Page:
20th August, 2018
"How confident are you that you’ll grow quicker than your competition in the next 3 years?"
I asked a client this question a few months ago.
"Pretty low actually"
I heard back.
"Why?", I asked.
"Internally disjointed, unloved brands, out-manoeuvred by niche competitors; testing trade partners; behind on digital; weighed-down by process & slow"
The list went on...
The thing is, this particular leader isn’t alone. From the conversations we’re having with clients every day, we’re hearing the same sense of unease. And we’re seeing so much organisational effort being thrown at the problem of growth.
What’s going on then?
We know the world of our customers, shoppers, consumers, patients is changing fast. So fast it’s daunting.
We also know that unfortunately, many businesses are simply not set up to respond well in this dynamic environment. At best, organisations are merely coping with change rather than getting ahead of it and leading to grow.
Traditional organisational structures, siloed ways of working and allocating resources, ‘classically’ skilled employees and prevailing leadership practices. None of these are set up to stay ahead of the needs of people buying our products and services.
However, what we see working with companies in this situation, is that when we probe deeper, they usually have all the ingredients they need to grow – strong trade partnerships, brand assets, good people, healthy levels of distribution, etc.
In our experience, it’s rarely about creating more initiatives.
We’re seeing growth comes when companies simplify and connect what they do internally – sorting out the tangled roots and focusing on what their organisation does when at its best.
3 things are having the biggest impact
1. Ruthless focus on growth drivers
Be brave and confront the truths about your current business reality. Identify what’s limiting your growth.
Are you pragmatic about the market you operate in? Do you truly understand your competitors? Do you really know what excites your customers and trade partners? Do you know what doesn’t?
Be realistic. Consider the world outside in. Then single-mindedly align the wholebusiness behind the few things that need to change to drive growth. Ensure these chosen growth drivers are clear and explicit to all.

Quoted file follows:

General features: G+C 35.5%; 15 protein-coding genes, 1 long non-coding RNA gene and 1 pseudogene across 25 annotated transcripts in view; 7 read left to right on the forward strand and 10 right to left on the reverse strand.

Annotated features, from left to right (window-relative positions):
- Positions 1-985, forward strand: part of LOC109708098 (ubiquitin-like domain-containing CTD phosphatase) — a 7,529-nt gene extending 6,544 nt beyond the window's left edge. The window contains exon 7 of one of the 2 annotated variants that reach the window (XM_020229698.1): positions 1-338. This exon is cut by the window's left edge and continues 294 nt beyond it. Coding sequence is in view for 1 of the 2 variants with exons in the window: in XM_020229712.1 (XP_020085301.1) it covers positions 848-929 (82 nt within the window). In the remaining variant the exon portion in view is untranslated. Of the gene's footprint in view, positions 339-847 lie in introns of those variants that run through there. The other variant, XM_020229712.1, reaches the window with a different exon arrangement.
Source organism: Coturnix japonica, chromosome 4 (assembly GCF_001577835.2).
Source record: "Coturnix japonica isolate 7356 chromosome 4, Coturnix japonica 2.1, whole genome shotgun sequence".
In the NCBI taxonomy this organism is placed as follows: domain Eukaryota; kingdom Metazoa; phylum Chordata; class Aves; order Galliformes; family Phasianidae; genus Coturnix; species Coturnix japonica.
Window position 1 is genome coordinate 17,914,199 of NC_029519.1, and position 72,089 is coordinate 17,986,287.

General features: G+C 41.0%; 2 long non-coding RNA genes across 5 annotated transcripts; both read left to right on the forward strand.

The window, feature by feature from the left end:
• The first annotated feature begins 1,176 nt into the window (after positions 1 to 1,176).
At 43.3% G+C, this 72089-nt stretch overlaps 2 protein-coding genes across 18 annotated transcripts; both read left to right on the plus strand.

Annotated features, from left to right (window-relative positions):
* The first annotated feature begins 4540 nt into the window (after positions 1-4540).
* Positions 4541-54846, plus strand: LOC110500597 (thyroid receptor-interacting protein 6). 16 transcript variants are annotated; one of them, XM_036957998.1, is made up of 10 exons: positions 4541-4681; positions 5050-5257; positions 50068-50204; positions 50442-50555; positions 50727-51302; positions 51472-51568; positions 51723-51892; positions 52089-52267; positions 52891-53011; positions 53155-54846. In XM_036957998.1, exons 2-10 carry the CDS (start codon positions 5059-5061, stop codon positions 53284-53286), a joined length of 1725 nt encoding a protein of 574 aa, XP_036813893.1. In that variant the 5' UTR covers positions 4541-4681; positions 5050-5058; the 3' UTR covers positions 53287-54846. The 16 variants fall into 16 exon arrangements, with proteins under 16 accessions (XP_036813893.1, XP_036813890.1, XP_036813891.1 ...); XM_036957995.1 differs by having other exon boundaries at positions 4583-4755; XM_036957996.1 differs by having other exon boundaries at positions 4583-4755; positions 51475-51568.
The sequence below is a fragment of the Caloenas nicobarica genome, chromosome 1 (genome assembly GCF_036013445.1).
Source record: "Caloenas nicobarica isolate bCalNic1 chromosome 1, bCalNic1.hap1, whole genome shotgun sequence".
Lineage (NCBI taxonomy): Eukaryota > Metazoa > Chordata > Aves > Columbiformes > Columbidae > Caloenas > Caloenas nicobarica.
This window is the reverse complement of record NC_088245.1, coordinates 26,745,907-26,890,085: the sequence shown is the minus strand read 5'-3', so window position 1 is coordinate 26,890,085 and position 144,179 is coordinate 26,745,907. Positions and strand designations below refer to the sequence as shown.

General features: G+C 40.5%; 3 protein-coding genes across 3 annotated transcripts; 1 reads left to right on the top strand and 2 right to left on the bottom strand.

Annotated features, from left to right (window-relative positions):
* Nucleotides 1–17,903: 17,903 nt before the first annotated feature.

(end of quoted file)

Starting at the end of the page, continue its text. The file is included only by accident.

2. Optimise revenue
Understand where you make money, now and against your future growth drivers.
Are your trade investments supporting your growth objectives? Do you have a consistent approach to pricing and promotions across key markets and segments?
Quantify any gaps in performance and create plans to address inconsistencies in revenue policies. Then equip your people with the skills and knowledge to implement the changes and build propositions which help your trade partners to grow.
3. Break down silos
Create a seamless experience for the people who buy your products and services: dismantle the departmental silos which carve up the customer journey into artificial chunks.
Start with small and informal cross-functional teams focused on delivering a great experience on a specific customer journey.
Then execute, review and adapt - keep what’s working well, and change what isn’t. Clearly document what you have learnt each time you evolve. That’ll help you create commercial teams focused on giving customers a consistently great experience.
It’s business all right, but not ‘as usual’
Over the next two months, the OxfordSM team and I will be digging deeper on some of these themes and sharing how to make an impact in reality.
On 27th September in Amsterdam, we’re bringing together business leaders from around the world, to share their experiences and what they’re doing to address some of the issues we’ve raised here.
If you recognise any of the themes above and are looking for ideas on how to tackle them, we still have a few places available.
Here is the link for you to sign up or let us know if you’re interested in finding out more.
Achieving commercial excellence in the new normal
It’s clear that ways of working and travel aren’t going to go back to where they were anytime soon, and more likely never. So there’s a growing realisation that the ‘plasters’ we all put in place to make things work since March need to become more permanent solutions if we’re going to have the impact and results we need.
Where will consumers buy their (over-the-counter) drugs in future?
An unprecedented change is currently taking place in the sale of pharmaceutical products, pointing to the influence of new competition with the existing pharmacy structure.